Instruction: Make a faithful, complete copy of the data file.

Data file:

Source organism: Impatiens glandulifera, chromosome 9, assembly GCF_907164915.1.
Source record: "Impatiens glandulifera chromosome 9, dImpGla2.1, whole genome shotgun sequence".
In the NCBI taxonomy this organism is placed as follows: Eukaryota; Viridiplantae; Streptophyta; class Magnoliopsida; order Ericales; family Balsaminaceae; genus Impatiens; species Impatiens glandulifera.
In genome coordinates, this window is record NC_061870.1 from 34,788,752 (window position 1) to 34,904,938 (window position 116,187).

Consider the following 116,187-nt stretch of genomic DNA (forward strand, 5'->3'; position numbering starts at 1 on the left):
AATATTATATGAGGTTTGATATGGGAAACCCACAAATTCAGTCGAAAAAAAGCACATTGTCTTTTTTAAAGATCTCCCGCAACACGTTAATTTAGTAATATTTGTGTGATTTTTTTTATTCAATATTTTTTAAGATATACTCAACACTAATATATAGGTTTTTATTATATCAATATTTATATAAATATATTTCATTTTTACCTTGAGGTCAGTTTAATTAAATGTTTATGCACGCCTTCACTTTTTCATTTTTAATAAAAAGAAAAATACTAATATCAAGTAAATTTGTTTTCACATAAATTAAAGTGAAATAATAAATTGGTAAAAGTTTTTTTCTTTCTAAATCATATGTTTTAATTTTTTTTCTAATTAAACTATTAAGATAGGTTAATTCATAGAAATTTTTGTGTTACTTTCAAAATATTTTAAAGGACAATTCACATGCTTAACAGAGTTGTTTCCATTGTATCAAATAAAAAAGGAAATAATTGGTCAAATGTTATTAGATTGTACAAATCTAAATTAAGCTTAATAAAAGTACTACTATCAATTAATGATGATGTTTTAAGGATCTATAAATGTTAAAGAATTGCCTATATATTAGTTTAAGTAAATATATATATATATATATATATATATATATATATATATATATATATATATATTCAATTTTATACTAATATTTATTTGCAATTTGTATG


Source organism: Impatiens glandulifera, chromosome 9, assembly GCF_907164915.1.
Source record: "Impatiens glandulifera chromosome 9, dImpGla2.1, whole genome shotgun sequence".
In the NCBI taxonomy this organism is placed as follows: Eukaryota; Viridiplantae; Streptophyta; class Magnoliopsida; order Ericales; family Balsaminaceae; genus Impatiens; species Impatiens glandulifera.
In genome coordinates, this window is record NC_061870.1 from 34,788,752 (window position 1) to 34,904,938 (window position 116,187).

Consider the following 116,187-nt stretch of genomic DNA (forward strand, 5'->3'; position numbering starts at 1 on the left):
AATATTATATGAGGTTTGATATGGGAAACCCACAAATTCAGTCGAAAAAAAGCACATTGTCTTTTTTAAAGATCTCCCGCAACACGTTAATTTAGTAATATTTGTGTGATTTTTTTTATTCAATATTTTTTAAGATATACTCAACACTAATATATAGGTTTTTATTATATCAATATTTATATAAATATATTTCATTTTTACCTTGAGGTCAGTTTAATTAAATGTTTATGCACGCCTTCACTTTTTCATTTTTAATAAAAAGAAAAATACTAATATCAAGTAAATTTGTTTTCACATAAATTAAAGTGAAATAATAAATTGGTAAAAGTTTTTTTCTTTCTAAATCATATGTTTTAATTTTTTTTCTAATTAAACTATTAAGATAGGTTAATTCATAGAAATTTTTGTGTTACTTTCAAAATATTTTAAAGGACAATTCACATGCTTAACAGAGTTGTTTCCATTGTATCAAATAAAAAAGGAAATAATTGGTCAAATGTTATTAGATTGTACAAATCTAAATTAAGCTTAATAAAAGTACTACTATCAATTAATGATGATGTTTTAAGGATCTATAAATGTTAAAGAATTGCCTATATATTAGTTTAAGTAAATATATATATATATATATATATATATATATATATATATATATATATATATATTCAATTTTATACTAATATTTATTTGCAATTTGTATG